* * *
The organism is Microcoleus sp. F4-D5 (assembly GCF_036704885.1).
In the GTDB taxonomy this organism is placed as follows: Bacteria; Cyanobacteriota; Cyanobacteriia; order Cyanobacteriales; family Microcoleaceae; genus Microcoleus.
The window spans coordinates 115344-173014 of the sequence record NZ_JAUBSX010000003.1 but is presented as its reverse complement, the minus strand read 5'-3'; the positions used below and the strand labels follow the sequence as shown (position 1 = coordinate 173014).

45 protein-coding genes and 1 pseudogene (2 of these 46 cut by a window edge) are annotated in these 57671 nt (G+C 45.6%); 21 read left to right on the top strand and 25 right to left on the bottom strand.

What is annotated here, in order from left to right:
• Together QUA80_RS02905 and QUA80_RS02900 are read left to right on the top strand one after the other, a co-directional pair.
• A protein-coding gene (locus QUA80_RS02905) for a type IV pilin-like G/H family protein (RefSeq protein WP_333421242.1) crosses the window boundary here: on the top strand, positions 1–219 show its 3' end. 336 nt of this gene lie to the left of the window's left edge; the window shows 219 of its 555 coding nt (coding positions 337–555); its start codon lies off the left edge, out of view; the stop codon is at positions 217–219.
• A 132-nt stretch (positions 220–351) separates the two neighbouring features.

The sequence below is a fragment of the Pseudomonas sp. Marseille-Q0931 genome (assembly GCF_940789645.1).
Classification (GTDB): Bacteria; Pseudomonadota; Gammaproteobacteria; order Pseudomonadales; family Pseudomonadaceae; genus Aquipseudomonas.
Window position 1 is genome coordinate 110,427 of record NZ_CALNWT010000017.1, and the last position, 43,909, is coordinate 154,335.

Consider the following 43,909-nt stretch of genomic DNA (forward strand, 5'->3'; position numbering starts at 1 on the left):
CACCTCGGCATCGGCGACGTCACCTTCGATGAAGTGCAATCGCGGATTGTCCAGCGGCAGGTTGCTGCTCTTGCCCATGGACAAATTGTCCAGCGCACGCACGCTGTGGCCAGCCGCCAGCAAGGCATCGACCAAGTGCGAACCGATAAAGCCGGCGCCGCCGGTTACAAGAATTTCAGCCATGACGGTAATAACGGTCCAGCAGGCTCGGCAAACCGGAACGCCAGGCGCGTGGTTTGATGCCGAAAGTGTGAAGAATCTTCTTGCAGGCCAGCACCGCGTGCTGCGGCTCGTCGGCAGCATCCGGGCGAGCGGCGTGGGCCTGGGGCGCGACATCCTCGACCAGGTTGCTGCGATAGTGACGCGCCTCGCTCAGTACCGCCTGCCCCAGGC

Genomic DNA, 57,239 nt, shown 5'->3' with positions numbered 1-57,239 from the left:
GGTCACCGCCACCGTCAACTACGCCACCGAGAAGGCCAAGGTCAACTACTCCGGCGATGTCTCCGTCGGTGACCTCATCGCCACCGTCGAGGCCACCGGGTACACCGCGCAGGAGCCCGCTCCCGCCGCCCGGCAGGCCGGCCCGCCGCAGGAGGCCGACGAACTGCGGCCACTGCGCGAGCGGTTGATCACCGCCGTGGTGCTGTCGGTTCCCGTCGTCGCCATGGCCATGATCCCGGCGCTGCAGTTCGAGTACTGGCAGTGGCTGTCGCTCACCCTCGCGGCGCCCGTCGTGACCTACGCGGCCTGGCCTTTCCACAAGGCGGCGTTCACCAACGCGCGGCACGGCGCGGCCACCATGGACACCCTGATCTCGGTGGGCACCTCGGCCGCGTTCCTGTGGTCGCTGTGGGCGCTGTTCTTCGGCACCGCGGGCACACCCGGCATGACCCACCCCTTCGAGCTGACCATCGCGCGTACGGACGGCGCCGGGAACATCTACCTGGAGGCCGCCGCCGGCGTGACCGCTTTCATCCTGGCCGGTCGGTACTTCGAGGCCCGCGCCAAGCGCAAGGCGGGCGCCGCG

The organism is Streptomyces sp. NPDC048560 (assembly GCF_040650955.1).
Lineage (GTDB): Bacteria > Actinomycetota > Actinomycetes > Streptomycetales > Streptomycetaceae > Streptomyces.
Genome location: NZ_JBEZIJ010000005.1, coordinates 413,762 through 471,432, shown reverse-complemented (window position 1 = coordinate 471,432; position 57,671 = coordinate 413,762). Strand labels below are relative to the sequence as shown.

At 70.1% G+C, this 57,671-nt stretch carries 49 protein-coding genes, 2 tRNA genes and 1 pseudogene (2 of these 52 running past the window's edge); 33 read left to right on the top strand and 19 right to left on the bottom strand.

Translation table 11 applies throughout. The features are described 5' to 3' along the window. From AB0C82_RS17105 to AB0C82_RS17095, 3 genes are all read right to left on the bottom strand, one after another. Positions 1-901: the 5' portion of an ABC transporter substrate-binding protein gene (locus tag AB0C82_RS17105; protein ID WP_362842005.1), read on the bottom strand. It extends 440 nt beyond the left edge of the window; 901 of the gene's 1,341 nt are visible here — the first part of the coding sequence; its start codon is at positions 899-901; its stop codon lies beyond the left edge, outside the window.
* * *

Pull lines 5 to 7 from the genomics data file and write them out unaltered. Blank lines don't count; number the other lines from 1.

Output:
What is annotated here, in order from left to right:
• Together QUA80_RS02905 and QUA80_RS02900 are read left to right on the top strand one after the other, a co-directional pair.
• A protein-coding gene (locus QUA80_RS02905) for a type IV pilin-like G/H family protein (RefSeq protein WP_333421242.1) crosses the window boundary here: on the top strand, positions 1–219 show its 3' end. 336 nt of this gene lie to the left of the window's left edge; the window shows 219 of its 555 coding nt (coding positions 337–555); its start codon lies off the left edge, out of view; the stop codon is at positions 217–219.